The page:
August 8, 1908: Engineering Record article. A Bacteriological Method of Determining the Efficiency of Street Cleaning. “The Department of Street Cleaning of the City of New York is at present experimenting with a combined street flushing and cleaning machine in the Borough of Manhattan, and in order to determine its efficiency, series of bacteriological experiments have been made to learn the condition of the pavement, both before and after cleaning. The machine, which was described in The Engineering Record of June 27, 1908, is called the “Squeegee” and consists of a water tank with sprinkling pipes, back of which is a revolving drum, wound with stiff strips of rubber. The work of the machine has been under careful observation by an officer of the department since the beginning of June, but besides his report as to its efficiency, it was desired to know by some other means just what the machine was doing. The department, therefore, decided to expose bacterial cultures in the street both before and after the machine had done its work.”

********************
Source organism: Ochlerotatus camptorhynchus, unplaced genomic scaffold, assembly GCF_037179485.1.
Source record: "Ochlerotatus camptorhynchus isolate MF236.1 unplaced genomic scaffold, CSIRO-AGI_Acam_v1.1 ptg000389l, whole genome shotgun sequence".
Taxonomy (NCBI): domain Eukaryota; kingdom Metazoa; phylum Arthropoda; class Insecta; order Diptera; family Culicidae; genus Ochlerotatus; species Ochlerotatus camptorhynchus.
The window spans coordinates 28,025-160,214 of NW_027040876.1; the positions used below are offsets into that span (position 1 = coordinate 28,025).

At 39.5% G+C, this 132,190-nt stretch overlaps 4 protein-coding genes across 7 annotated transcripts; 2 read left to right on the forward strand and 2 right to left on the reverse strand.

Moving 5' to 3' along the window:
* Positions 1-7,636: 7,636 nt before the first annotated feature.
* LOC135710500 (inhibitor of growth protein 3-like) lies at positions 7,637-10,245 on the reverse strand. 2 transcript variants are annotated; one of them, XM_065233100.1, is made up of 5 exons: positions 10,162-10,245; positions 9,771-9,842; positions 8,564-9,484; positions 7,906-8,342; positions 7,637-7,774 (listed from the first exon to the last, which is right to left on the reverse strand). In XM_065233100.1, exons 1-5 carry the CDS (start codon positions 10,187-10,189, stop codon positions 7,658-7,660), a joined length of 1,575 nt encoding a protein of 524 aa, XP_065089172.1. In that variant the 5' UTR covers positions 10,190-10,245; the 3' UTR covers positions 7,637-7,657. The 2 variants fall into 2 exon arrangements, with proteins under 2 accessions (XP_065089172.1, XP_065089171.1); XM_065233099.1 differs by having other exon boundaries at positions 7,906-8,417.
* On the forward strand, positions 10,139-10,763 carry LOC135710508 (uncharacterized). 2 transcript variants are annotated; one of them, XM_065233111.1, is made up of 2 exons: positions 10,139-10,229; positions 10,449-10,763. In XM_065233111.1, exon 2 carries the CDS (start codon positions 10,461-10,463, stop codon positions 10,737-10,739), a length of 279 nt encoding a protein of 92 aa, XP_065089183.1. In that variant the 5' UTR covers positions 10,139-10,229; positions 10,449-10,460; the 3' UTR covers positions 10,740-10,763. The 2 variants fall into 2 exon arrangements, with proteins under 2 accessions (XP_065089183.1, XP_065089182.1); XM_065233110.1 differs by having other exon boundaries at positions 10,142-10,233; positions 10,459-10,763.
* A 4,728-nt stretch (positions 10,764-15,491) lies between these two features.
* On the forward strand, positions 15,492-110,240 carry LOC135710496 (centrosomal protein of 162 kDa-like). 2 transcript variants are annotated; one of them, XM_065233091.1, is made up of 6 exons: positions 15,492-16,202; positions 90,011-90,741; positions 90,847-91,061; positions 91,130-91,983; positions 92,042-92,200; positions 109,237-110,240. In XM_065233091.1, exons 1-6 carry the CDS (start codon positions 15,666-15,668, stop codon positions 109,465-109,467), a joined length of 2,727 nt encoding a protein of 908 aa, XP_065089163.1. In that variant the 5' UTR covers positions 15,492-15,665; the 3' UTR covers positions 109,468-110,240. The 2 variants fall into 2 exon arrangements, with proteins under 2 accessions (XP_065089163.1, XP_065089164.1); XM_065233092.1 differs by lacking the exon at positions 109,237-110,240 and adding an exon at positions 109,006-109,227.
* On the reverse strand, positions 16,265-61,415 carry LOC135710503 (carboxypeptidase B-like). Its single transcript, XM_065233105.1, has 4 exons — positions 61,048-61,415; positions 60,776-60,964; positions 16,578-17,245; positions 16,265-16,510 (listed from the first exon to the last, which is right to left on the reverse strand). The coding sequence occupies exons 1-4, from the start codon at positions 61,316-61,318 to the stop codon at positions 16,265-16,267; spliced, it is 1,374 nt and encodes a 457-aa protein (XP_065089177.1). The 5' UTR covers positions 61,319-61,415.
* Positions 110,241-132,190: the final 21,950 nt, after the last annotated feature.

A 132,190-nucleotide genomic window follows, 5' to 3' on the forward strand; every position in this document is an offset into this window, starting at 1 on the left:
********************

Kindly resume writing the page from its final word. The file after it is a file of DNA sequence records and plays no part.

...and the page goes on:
Commentary: Public health experts were finding lots of new ways to exploit the growing field of bacteriology so that they could measure the efficiencies of their methods.